Review for MS drug Zinbryta after cases of inflammatory brain disorders

Review for MS drug Zinbryta after cases of inflammatory brain disorders
©Mikhail Kalinin (CC BY-SA 3.0)

The European Medicines Agency (EMA) has commenced an urgent review of the multiple sclerosis (MS) medicine Zinbryta, following cases of serious inflammatory brain disorders.

There has been seven cases of inflammatory brain disorders, which included encephalitis and meningoencephalitis in Germany, and one case in Spain.

Following the start of the review, the company that markets Zinbryta, Biogen Idec Ltd, has informed the EMA that it intends to voluntarily withdraw the product from the market.

What is the EMA advising?

Doctors in the EU will be contacted directly in the coming days with further information, but until then the EMA advises that:

  • Doctors should not start new patients on Zinbryta;
  • Doctors should review patients currently treated with Zinbryta and initiate alternative therapy as soon as possible;
  • Patients must not stop their medication without discussing with their doctor; and
  • Patients who have any questions should talk to their doctor.

Biogen Idec Ltd has also informed the EMA of its decision to stop ongoing clinical studies with Zinbryta in the EU. Patients in the clinical studies who have any question should contact the doctor who is treating them in their study.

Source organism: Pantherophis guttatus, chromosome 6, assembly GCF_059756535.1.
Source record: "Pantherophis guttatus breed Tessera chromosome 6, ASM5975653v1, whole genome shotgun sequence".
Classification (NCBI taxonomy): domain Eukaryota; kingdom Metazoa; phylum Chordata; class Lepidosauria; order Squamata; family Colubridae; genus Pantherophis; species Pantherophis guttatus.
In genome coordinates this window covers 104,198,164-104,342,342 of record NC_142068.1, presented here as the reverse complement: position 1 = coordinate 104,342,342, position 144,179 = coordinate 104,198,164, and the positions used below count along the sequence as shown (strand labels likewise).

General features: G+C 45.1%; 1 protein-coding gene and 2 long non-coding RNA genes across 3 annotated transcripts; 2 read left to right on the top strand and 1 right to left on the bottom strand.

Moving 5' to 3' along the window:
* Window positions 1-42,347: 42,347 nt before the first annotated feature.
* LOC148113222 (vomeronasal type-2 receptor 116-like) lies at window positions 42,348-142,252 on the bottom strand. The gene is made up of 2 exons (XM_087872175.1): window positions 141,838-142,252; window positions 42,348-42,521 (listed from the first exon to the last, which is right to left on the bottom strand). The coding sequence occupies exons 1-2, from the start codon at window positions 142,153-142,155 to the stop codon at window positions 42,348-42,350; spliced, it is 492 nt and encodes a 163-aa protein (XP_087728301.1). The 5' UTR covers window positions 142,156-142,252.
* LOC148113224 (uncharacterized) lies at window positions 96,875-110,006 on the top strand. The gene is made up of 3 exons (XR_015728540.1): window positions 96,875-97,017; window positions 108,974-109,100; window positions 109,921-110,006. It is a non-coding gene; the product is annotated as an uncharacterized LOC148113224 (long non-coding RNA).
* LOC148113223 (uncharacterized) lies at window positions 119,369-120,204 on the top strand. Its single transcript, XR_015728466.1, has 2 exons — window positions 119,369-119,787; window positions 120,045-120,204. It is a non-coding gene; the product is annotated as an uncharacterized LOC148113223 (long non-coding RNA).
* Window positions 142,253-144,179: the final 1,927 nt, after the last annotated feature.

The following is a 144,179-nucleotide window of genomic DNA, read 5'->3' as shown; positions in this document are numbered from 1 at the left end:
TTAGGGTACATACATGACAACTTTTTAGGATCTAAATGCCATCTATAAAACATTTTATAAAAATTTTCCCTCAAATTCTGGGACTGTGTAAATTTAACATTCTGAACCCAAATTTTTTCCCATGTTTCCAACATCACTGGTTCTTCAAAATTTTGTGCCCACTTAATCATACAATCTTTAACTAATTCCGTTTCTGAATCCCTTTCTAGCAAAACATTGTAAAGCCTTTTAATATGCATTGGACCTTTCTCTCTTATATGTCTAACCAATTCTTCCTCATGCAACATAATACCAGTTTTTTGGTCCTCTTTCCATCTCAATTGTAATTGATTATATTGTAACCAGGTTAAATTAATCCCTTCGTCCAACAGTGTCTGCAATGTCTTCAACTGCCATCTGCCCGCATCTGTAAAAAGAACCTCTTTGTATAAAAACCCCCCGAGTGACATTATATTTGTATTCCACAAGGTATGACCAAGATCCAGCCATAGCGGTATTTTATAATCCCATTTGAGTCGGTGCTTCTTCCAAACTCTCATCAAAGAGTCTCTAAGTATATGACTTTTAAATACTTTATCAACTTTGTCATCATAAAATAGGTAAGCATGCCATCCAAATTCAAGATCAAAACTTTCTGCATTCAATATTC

More about Zinbryta

Zinbryta is used for treating relapsing forms of multiple sclerosis. Following a 2017 review of the medicine’s effects on the liver, the use of the medicine was restricted to patients who have tried at least two other disease-modifying treatments and cannot be treated with any other multiple sclerosis treatments.

To date, there have been over 8,000 patients treated with Zinbryta across the globe, with most of the EU patients being treated in Germany.

Two types of inflammatory brain disorders

  • Encephalitis – This is swelling of the brain caused by an infection from a virus. It can also be caused by problems with the immune system; and
  • Meningoencephalitis – Bacteria that enters the bloodstream and travels to the brain and spinal cord, causing acute bacterial meningitis.
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